Ask a hundred people in your organization to define customer relationship management (CRM), and you’ll get a hundred different responses. Such is the state of understanding regarding one of the hottest business paradigms today. One cause of the confusion is the evolutionary nature of CRM systems. CRM systems have evolved from the clear business recognition that the customer, and hence management of customer relationships, should be a fundamental element in any corporate strategy. Industry pundits loosely call this strategy the customer relationship strategy (CRS). In this article, we’ll discuss the components of effective CRS and the importance of analyzing customer intelligence.
Goals of the CRS model
The primary goal of the CRS business model is to maximize corporate strategic goals by gaining in-depth understanding of the organization’s marketplace and acting on this knowledge. According to today’s best practices, it is imperative that companies embrace the principles of the CRS paradigm at all levels of the organization, from senior management to the line worker. Only then will the company move to a consumer-centric business model that can effectively analyze information and strategically act to achieve its goals.
The establishment of an enterprise-wide CRS strategy has many components. These include:
Tactics to address customer inquiries and issues. A system or program to develop and maintain customer relations. Support for front-end customer systems. A process to farm or mine these relations for data. Analytics to process this data for strategic decision making. Mechanisms to evaluate the results of customer-related decisions. Feedback mechanisms leading to changes in tactics and strategy. Action based on new or changed tactics and strategy.
Companies must understand the component elements to fully achieve value in a CRS system.
CRM + CI = CRS
CRS consists of two components: traditional CRM systems aimed at maximizing interaction with the customer and customer intelligence (CI) systems aimed at analyzing information to gain knowledge of customer attributes. The technology marketplace has helped blur the lines between these components. However, it’s necessary to understand the difference between the goals of these two systems in order to build a successful CRS business model.
Traditional CRM systems developed as an evolutionary process originating from corporate customer support systems. These systems help manage customer service by placing customer demographic information in corporate databases, which in turn are utilized for applications such as:
Sales force automation. Marketing and campaign management. Supply chain management. Call or service center operation. Contact or customer prospecting.
On the other hand, CI systems evolved from the need to analyze customer information to gain expanded insight into the enterprise marketplace. Traditional business intelligence (BI) systems led the way by creating tools to mine data from traditional databases as well as nontraditional systems such as e-mail, personal contact histories, and office documents.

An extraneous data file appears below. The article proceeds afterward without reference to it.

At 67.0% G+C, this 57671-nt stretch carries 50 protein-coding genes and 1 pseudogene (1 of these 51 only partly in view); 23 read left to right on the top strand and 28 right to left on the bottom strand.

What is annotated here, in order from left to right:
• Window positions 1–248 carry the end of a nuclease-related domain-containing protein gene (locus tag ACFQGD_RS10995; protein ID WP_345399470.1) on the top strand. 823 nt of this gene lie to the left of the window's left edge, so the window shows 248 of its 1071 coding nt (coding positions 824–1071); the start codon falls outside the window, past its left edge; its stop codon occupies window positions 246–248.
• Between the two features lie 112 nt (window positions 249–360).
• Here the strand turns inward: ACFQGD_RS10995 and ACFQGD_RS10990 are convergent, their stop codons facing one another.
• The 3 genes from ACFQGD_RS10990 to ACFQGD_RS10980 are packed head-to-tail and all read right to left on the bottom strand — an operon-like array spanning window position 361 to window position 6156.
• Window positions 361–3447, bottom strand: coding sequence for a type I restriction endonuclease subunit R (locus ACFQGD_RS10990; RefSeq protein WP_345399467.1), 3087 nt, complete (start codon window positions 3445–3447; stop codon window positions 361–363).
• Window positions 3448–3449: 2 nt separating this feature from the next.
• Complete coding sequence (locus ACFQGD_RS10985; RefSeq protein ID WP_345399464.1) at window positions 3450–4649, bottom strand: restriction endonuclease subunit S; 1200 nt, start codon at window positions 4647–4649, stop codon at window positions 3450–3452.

CI systems add the crucial concept of information analytics to the mix. These tools process mined information with respect to the environment from which it was gathered. By continuously analyzing data gained from customer contact points or touches, CI systems provide insight into customer behaviors, preferences, operations, loyalty, assets, and more. In essence, they aim to answer the how and why parameters of the sales process. With these newfound insights into customers’ preferences and habits, enterprises can better target the cross-selling of products and refine marketing initiatives.
Gaining expertise via CI systems
Key vendors in the CI marketplace include Broadbase (KANA iCARE), Business Objects, Cognos, Siebel Systems, and SAS. In addition, several new vendors are
delivering a next generation of analytical solutions.
Any CI system should address these four key attributes:
Value—CI systems need to clearly identify information of value. Context—CI systems must clearly identify the context in which the data was
gathered or processed. For instance, an increase in umbrella sales may be due to
an increase in local precipitation rather than a fashion trend. Granularity of identity—CI systems need to clearly distinguish and associate
between data instances. For example, information surrounding the attributes of
customer A may not apply to customer B. Action—The results of CI analytics should point to a course of
Unfortunately, achieving these CI objectives is difficult. Skepticism, reflected in articles printed in recent trade journals, appears to be growing as enterprises struggle with implementation issues and lack of ROI. Additionally, the symbiotic nature of CRS component systems has led to confusion over terminology. Much of this disillusionment can be traced to the overhyping of product abilities in CRM and CI vendor marketing material. On the plus side, the emergence of Internet- or intranet-based solutions has shown promise, at least in their ability to rapidly communicate with all levels of the organization. Before you sign off on the purchase order for CRM or CI software, keep your sights focused on what new insights you expect to collect from applications.
While the process of gathering customer intelligence hasn’t reached maturity, enterprises should think twice before bypassing CI or giving up on it altogether. It’s impossible to build an effective customer relationship strategy on the strength of CRM alone. Enterprises must leverage customer data to gain an in-depth understanding of the marketplace and thus maximize corporate strategic goals.